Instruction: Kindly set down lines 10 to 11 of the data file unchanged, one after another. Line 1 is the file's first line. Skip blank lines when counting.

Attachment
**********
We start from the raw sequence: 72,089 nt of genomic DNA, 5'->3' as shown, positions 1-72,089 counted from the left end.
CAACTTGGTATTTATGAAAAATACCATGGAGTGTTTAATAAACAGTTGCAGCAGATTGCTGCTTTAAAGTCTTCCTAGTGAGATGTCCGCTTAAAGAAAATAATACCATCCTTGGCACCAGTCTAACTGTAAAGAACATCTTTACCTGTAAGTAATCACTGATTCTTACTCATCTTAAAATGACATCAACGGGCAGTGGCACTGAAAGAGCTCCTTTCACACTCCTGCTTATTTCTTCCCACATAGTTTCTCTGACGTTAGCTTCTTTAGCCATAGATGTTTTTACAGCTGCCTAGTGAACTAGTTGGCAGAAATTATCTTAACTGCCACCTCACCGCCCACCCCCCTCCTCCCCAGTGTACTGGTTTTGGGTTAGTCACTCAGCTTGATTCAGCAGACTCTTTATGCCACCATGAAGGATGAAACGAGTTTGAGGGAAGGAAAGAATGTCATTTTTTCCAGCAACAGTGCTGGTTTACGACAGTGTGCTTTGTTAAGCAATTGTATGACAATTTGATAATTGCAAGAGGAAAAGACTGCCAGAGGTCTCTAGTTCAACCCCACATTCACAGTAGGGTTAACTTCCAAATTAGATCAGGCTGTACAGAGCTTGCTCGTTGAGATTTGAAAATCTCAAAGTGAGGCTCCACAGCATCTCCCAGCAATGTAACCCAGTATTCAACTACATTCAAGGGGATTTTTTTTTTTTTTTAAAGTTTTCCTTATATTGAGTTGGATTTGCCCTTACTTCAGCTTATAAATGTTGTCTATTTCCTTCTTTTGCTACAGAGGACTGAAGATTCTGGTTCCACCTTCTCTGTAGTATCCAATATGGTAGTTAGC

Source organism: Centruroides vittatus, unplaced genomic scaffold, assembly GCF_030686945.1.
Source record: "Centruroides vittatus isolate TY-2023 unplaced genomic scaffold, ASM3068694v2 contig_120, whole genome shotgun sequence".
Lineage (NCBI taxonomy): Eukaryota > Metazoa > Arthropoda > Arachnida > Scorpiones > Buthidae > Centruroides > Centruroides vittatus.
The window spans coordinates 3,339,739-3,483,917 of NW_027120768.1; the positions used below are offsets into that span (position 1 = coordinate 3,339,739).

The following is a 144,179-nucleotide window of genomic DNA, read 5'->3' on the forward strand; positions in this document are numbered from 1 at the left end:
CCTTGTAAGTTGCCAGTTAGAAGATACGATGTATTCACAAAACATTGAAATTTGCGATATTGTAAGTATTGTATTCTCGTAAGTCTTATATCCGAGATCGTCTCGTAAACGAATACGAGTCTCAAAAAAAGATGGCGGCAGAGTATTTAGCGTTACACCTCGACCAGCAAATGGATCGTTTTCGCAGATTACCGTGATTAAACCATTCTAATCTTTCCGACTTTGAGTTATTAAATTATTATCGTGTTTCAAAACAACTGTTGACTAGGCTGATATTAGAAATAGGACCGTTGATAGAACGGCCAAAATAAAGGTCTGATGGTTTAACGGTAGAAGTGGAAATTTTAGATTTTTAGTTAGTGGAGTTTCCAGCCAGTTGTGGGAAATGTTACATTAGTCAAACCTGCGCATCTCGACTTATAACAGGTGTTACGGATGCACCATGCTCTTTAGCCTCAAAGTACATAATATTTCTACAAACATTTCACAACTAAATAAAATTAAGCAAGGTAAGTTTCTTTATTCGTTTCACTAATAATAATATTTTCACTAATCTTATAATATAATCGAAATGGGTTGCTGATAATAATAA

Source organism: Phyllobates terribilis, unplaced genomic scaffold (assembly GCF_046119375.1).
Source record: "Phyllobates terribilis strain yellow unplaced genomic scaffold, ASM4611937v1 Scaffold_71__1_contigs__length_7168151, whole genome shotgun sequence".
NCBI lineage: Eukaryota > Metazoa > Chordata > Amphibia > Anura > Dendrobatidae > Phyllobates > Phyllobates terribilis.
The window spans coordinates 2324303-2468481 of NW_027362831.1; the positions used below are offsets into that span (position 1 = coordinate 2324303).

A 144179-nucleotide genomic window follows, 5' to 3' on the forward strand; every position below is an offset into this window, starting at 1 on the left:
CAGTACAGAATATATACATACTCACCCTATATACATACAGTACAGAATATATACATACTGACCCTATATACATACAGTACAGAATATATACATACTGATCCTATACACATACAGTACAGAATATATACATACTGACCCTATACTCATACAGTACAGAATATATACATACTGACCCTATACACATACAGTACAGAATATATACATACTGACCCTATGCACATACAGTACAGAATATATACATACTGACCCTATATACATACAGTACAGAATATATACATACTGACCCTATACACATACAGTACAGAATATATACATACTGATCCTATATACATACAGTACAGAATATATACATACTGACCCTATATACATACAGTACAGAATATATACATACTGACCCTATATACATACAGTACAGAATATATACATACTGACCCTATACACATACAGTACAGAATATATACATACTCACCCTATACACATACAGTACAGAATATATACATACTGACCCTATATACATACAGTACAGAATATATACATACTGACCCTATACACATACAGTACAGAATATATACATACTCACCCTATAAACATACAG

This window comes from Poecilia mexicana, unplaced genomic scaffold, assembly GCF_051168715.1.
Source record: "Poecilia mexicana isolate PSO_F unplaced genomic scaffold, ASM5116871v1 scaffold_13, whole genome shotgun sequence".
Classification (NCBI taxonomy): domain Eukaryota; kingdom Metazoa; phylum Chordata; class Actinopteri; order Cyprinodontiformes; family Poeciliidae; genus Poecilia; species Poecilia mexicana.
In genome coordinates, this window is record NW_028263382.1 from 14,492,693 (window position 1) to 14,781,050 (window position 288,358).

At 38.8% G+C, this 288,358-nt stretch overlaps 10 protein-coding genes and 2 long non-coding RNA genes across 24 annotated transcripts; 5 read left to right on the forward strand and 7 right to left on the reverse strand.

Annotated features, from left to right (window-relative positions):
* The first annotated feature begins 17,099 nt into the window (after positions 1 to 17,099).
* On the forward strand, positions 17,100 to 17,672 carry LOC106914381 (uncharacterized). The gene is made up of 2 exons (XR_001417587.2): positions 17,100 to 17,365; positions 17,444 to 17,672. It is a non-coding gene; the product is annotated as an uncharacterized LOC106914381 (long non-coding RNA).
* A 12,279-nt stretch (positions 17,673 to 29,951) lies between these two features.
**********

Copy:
Source record: "Phyllobates terribilis strain yellow unplaced genomic scaffold, ASM4611937v1 Scaffold_71__1_contigs__length_7168151, whole genome shotgun sequence".
NCBI lineage: Eukaryota > Metazoa > Chordata > Amphibia > Anura > Dendrobatidae > Phyllobates > Phyllobates terribilis.